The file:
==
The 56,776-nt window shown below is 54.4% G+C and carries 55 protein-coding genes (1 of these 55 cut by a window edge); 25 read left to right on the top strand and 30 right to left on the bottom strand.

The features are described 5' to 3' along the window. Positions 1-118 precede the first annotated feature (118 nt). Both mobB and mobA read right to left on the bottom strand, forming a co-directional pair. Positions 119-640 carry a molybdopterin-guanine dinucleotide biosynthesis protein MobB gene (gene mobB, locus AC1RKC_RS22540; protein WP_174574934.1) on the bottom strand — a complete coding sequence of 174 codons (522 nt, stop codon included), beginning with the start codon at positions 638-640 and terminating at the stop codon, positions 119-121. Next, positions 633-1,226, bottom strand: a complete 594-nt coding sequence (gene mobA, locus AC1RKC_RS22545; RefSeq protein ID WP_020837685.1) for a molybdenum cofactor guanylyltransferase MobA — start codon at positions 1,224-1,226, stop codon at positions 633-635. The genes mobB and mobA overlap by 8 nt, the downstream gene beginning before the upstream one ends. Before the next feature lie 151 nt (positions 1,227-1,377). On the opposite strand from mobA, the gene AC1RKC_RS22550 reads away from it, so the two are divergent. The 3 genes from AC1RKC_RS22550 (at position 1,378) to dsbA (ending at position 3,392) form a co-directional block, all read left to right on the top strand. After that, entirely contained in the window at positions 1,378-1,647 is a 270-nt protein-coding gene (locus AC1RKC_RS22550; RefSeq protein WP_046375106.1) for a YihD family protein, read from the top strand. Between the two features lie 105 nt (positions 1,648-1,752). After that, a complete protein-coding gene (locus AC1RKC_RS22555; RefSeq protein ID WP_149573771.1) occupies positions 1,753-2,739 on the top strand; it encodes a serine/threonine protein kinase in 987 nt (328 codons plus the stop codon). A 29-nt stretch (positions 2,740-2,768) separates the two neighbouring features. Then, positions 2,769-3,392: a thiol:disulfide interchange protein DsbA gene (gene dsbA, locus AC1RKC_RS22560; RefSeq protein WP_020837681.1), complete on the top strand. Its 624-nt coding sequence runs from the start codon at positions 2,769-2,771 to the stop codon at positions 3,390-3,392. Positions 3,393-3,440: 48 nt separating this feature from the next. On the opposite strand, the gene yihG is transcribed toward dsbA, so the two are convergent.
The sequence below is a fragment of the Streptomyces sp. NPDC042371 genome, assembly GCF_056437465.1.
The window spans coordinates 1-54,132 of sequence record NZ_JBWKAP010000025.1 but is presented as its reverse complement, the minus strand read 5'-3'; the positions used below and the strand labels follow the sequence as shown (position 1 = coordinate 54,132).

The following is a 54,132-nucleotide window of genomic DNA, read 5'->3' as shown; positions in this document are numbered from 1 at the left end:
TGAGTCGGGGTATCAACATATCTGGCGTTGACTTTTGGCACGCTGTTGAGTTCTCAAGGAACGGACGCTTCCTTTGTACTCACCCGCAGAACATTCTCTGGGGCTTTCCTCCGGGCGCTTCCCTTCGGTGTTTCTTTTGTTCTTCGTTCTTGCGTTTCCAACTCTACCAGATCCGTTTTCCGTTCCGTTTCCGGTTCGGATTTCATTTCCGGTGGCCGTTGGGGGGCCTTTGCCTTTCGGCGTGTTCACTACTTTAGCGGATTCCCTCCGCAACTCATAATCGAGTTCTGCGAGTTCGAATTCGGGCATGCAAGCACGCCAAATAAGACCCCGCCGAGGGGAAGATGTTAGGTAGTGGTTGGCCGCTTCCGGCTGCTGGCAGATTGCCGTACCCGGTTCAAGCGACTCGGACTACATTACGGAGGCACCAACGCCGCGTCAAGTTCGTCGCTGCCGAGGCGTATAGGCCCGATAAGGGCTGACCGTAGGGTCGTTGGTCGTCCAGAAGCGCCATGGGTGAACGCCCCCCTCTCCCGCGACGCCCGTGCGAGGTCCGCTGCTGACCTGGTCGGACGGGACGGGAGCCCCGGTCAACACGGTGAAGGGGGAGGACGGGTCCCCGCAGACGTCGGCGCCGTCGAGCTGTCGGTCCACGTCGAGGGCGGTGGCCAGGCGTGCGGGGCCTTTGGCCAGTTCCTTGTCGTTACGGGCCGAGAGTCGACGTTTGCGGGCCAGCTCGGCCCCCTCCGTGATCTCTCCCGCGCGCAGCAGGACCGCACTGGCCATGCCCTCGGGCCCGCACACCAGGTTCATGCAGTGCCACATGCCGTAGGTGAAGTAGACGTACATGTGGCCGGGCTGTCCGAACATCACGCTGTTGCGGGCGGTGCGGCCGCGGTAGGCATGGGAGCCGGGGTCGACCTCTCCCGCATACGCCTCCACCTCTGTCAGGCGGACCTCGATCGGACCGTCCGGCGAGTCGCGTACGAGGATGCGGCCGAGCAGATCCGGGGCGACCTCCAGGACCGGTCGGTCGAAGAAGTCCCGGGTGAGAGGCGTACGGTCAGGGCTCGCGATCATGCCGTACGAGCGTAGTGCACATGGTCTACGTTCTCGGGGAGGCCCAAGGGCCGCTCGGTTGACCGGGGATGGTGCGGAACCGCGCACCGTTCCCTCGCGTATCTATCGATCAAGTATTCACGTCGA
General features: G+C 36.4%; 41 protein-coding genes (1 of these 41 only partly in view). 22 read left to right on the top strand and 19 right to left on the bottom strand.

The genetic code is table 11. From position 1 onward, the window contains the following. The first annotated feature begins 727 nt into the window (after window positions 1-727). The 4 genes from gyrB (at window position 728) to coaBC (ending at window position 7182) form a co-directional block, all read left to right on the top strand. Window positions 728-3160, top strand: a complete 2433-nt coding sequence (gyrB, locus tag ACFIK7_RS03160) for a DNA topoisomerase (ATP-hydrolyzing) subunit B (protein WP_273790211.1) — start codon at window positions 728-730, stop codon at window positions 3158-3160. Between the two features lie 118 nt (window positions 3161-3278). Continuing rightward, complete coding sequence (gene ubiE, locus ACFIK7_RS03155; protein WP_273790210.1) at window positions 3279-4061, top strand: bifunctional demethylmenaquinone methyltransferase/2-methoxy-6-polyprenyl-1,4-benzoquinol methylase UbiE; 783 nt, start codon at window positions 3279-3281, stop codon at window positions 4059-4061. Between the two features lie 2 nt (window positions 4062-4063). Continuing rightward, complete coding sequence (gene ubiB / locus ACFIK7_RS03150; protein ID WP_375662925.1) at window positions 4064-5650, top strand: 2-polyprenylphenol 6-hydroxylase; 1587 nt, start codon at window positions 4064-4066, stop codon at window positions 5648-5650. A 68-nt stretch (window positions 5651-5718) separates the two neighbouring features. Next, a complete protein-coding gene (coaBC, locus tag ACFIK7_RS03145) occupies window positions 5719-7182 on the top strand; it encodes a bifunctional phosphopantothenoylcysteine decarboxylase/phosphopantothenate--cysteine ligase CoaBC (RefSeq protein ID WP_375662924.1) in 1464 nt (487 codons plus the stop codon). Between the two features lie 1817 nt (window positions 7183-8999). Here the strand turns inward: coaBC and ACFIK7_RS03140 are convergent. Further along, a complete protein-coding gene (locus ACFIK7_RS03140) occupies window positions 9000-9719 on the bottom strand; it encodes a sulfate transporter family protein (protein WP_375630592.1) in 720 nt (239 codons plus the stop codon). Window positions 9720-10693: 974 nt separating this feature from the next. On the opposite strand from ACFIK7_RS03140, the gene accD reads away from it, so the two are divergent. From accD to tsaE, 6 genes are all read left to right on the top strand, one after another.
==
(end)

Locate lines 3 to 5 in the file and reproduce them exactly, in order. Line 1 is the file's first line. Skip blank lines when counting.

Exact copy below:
The sequence below is a fragment of the Streptomyces sp. NPDC042371 genome, assembly GCF_056437465.1.
The window spans coordinates 1-54,132 of sequence record NZ_JBWKAP010000025.1 but is presented as its reverse complement, the minus strand read 5'-3'; the positions used below and the strand labels follow the sequence as shown (position 1 = coordinate 54,132).

The following is a 54,132-nucleotide window of genomic DNA, read 5'->3' as shown; positions in this document are numbered from 1 at the left end: